105. The Jimi Hendrix Experience – Axis: Bold as Love

The Jimi Hendrix Experience – Axis: Bold as LoveI remember, about 20 years ago, Q Magazine did an article called “What if they’d lived?” – it was basically a fan fiction bio of John Lennon, Buddy Holly, Janis Joplin, Sid Vicious and Jimi Hendrix and how they’d spent the last thirty-odd years. It was great – Buddy Holly headed up A&M Records, The Beatles stormed Live Aid, Sid was a game show host and Jimi, dressed in a purple suit with a long white goatee, was working on a trio of experimental funk albums with Prince.

It’s when you listen to Axis: Bold as Love that you can kind of believe that last part. Rolling Stone called Hendrix the Charles Mingus of rock, and with the sense of experimentation you get on here, not least the moments of pushing the barriers of blues and proto-funk, you could quite well imagine on an older Hendrix jamming with his purpleness at Paisley Park.

Still, this is an album that, to be frank, doesn’t stand up against its (very) immediate predecessor, “Are you Experienced?“. It’s uneven, has few standout moments of greatness, and while it does show Hendrix was improving fast as a songwriter, even Chris Chandler’s impeccable production quality can’t really settle this one comfortably among the greats.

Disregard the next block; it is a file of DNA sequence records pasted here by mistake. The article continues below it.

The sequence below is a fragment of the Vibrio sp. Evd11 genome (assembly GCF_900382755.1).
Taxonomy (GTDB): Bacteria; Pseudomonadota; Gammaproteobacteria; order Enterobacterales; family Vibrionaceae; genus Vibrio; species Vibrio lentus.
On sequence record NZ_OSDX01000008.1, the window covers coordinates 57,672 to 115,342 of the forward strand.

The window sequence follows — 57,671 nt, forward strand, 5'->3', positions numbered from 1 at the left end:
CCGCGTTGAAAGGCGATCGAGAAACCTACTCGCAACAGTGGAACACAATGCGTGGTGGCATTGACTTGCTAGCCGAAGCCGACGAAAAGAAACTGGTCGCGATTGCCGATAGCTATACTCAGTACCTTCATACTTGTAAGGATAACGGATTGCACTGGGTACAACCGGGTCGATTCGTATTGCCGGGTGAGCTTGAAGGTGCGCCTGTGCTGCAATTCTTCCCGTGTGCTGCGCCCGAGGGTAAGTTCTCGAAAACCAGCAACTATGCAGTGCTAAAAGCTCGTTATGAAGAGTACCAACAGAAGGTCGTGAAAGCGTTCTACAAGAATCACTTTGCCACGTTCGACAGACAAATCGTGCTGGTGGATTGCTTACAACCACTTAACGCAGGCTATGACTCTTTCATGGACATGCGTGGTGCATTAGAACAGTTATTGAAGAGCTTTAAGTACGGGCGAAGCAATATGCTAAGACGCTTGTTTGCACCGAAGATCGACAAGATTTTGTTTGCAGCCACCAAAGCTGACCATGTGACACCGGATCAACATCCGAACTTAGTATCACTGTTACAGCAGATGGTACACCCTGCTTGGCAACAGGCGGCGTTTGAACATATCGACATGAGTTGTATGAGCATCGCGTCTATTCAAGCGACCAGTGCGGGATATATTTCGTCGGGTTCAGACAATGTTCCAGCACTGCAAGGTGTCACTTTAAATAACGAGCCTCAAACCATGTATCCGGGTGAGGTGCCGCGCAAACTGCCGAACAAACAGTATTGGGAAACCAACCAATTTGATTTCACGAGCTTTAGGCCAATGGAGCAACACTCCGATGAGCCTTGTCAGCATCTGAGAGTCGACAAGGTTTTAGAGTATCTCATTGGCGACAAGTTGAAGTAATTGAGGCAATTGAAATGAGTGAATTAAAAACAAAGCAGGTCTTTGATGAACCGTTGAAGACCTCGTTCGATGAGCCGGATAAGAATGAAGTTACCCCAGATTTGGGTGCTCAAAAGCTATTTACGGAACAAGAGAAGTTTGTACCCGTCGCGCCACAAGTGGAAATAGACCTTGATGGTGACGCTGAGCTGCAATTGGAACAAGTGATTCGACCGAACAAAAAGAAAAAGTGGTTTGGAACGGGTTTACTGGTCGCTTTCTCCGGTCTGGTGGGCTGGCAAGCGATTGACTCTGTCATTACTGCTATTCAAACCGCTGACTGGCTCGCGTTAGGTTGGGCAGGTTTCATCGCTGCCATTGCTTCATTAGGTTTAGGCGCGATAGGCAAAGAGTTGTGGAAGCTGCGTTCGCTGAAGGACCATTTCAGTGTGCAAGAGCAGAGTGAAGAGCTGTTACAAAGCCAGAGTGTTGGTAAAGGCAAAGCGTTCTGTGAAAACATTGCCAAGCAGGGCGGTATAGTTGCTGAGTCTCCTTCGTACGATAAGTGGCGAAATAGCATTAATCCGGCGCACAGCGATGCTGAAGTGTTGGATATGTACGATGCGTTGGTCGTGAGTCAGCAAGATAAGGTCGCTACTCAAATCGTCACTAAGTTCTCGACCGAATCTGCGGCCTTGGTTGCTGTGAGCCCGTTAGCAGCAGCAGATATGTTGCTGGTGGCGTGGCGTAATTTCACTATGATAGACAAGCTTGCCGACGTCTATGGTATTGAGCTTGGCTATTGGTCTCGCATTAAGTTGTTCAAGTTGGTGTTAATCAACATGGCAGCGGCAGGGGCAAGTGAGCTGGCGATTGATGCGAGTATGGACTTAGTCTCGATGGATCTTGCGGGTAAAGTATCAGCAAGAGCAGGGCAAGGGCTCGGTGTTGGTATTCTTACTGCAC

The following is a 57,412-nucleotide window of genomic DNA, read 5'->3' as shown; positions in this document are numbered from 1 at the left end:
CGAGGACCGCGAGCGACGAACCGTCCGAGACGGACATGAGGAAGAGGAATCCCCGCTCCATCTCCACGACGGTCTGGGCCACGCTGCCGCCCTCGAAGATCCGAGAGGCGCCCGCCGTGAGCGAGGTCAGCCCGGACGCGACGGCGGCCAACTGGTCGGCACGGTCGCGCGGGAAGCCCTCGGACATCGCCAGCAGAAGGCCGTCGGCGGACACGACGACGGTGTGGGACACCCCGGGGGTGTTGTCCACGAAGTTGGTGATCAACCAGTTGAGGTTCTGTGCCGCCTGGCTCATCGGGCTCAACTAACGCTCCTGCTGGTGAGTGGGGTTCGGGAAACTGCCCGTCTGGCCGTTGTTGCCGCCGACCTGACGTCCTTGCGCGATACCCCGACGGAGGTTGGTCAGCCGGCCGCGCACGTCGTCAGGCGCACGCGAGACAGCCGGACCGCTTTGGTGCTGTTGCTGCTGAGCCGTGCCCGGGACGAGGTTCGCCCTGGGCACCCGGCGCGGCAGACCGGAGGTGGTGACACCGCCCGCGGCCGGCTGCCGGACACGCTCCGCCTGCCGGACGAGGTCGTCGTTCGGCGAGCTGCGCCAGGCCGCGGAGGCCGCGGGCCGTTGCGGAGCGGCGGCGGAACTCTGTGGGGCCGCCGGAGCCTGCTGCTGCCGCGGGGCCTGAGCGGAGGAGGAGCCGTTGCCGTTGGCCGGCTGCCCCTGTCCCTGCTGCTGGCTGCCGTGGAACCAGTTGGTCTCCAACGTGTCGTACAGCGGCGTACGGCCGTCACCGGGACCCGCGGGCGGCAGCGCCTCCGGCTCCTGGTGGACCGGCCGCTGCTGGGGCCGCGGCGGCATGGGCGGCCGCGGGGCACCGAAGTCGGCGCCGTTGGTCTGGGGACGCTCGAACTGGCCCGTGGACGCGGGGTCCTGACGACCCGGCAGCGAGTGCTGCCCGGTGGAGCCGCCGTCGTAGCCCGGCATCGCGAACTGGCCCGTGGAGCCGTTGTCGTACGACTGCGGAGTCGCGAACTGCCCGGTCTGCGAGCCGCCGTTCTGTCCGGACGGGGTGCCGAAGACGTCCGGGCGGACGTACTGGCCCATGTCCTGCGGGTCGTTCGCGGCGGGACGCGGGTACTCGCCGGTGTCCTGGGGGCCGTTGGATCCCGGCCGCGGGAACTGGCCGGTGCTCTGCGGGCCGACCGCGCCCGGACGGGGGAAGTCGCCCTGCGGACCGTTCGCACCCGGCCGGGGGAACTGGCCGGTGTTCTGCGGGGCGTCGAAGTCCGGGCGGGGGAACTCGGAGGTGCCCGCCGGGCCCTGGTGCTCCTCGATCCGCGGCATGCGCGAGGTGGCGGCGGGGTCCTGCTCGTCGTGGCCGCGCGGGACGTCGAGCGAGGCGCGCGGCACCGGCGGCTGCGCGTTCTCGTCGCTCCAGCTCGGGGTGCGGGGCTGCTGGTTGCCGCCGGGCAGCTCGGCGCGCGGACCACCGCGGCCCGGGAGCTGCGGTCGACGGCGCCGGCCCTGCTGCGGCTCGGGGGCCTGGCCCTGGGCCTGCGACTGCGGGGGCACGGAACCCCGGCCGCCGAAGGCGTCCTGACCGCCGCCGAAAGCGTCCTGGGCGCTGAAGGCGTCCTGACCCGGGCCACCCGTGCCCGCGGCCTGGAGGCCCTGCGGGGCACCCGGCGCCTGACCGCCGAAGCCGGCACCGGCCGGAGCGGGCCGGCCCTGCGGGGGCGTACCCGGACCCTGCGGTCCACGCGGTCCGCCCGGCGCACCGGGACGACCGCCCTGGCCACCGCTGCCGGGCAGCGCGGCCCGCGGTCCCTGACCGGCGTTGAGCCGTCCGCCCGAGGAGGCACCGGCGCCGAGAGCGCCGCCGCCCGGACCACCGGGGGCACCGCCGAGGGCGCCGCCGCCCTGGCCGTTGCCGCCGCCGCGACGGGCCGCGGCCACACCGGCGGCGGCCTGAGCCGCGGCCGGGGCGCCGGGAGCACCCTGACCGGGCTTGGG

It does have some high points though. Intro track ‘EXP’ is wonderfully playful, “Little Wing” is a simply gorgeous, simple and beautiful song with exquisite guitar, and “If 6 was 9” is really spectacular to listen to, a thrash metal grind played by the master, years before such a thing existed.

(By the way, if you ever want a treat, check out the cover of that one by Tori Amos – she rang her piano keys through a Marshall amp to mimic guitar distortion and it sounds damn fine.)

The rest of the album holds out solidly (“Spanish Castle Magic” has some fine guitar moments) but unremarkably, and it’s only at the end with the title track that Jimi really does his guitar legend thing. And even that track is softer and more vulnerable than we’re used to from the man.

This isn’t a bad album – the production is superb, the songwriting is imaginative, but there’s a distinct lack of moments where you find yourself having to excuse anybody while they kiss any skies. Still, there were great things yet to come…

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